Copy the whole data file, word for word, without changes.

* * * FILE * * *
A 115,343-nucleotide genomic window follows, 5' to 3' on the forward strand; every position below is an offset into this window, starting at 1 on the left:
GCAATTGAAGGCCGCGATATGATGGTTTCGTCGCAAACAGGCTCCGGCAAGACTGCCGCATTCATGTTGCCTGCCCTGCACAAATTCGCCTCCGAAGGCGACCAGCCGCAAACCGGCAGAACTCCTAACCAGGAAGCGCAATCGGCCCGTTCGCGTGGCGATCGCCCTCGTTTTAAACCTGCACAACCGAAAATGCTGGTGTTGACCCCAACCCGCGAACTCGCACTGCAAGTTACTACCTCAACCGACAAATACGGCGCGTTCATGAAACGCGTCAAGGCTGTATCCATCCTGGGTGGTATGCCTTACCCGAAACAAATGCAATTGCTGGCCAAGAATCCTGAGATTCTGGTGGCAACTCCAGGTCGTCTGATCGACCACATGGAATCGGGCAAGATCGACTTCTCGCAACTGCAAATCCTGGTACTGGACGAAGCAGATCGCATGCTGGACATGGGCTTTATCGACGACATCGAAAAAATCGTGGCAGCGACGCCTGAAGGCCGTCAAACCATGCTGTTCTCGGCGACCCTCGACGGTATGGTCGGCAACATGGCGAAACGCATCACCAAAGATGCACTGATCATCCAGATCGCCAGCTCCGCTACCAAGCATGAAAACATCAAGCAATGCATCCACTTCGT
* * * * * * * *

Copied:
A 115,343-nucleotide genomic window follows, 5' to 3' on the forward strand; every position below is an offset into this window, starting at 1 on the left:
GCAATTGAAGGCCGCGATATGATGGTTTCGTCGCAAACAGGCTCCGGCAAGACTGCCGCATTCATGTTGCCTGCCCTGCACAAATTCGCCTCCGAAGGCGACCAGCCGCAAACCGGCAGAACTCCTAACCAGGAAGCGCAATCGGCCCGTTCGCGTGGCGATCGCCCTCGTTTTAAACCTGCACAACCGAAAATGCTGGTGTTGACCCCAACCCGCGAACTCGCACTGCAAGTTACTACCTCAACCGACAAATACGGCGCGTTCATGAAACGCGTCAAGGCTGTATCCATCCTGGGTGGTATGCCTTACCCGAAACAAATGCAATTGCTGGCCAAGAATCCTGAGATTCTGGTGGCAACTCCAGGTCGTCTGATCGACCACATGGAATCGGGCAAGATCGACTTCTCGCAACTGCAAATCCTGGTACTGGACGAAGCAGATCGCATGCTGGACATGGGCTTTATCGACGACATCGAAAAAATCGTGGCAGCGACGCCTGAAGGCCGTCAAACCATGCTGTTCTCGGCGACCCTCGACGGTATGGTCGGCAACATGGCGAAACGCATCACCAAAGATGCACTGATCATCCAGATCGCCAGCTCCGCTACCAAGCATGAAAACATCAAGCAATGCATCCACTTCGT